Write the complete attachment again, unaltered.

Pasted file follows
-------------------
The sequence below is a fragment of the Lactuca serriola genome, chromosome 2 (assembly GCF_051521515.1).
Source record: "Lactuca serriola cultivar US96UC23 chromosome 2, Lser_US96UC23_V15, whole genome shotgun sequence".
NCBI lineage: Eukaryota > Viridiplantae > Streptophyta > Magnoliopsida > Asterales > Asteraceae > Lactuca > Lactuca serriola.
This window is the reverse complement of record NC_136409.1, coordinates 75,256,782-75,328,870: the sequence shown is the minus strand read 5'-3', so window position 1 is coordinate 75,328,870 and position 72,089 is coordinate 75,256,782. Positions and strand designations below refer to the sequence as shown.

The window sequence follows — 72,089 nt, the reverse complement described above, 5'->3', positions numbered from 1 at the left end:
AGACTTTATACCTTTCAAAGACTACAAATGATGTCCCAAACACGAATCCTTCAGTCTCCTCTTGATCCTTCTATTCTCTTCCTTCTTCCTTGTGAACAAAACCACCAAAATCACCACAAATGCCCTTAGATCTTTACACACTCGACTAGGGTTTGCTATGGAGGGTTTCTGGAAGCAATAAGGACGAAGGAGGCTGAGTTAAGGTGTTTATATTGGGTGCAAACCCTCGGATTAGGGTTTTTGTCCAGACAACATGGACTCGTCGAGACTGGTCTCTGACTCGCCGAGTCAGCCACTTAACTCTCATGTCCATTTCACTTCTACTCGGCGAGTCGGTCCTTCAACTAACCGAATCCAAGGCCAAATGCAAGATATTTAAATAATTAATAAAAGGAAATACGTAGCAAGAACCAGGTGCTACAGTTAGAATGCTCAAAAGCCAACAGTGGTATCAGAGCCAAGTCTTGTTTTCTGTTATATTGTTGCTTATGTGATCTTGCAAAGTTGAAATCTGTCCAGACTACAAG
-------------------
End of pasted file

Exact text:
The sequence below is a fragment of the Lactuca serriola genome, chromosome 2 (assembly GCF_051521515.1).
Source record: "Lactuca serriola cultivar US96UC23 chromosome 2, Lser_US96UC23_V15, whole genome shotgun sequence".
NCBI lineage: Eukaryota > Viridiplantae > Streptophyta > Magnoliopsida > Asterales > Asteraceae > Lactuca > Lactuca serriola.
This window is the reverse complement of record NC_136409.1, coordinates 75,256,782-75,328,870: the sequence shown is the minus strand read 5'-3', so window position 1 is coordinate 75,328,870 and position 72,089 is coordinate 75,256,782. Positions and strand designations below refer to the sequence as shown.

The window sequence follows — 72,089 nt, the reverse complement described above, 5'->3', positions numbered from 1 at the left end:
AGACTTTATACCTTTCAAAGACTACAAATGATGTCCCAAACACGAATCCTTCAGTCTCCTCTTGATCCTTCTATTCTCTTCCTTCTTCCTTGTGAACAAAACCACCAAAATCACCACAAATGCCCTTAGATCTTTACACACTCGACTAGGGTTTGCTATGGAGGGTTTCTGGAAGCAATAAGGACGAAGGAGGCTGAGTTAAGGTGTTTATATTGGGTGCAAACCCTCGGATTAGGGTTTTTGTCCAGACAACATGGACTCGTCGAGACTGGTCTCTGACTCGCCGAGTCAGCCACTTAACTCTCATGTCCATTTCACTTCTACTCGGCGAGTCGGTCCTTCAACTAACCGAATCCAAGGCCAAATGCAAGATATTTAAATAATTAATAAAAGGAAATACGTAGCAAGAACCAGGTGCTACAGTTAGAATGCTCAAAAGCCAACAGTGGTATCAGAGCCAAGTCTTGTTTTCTGTTATATTGTTGCTTATGTGATCTTGCAAAGTTGAAATCTGTCCAGACTACAAG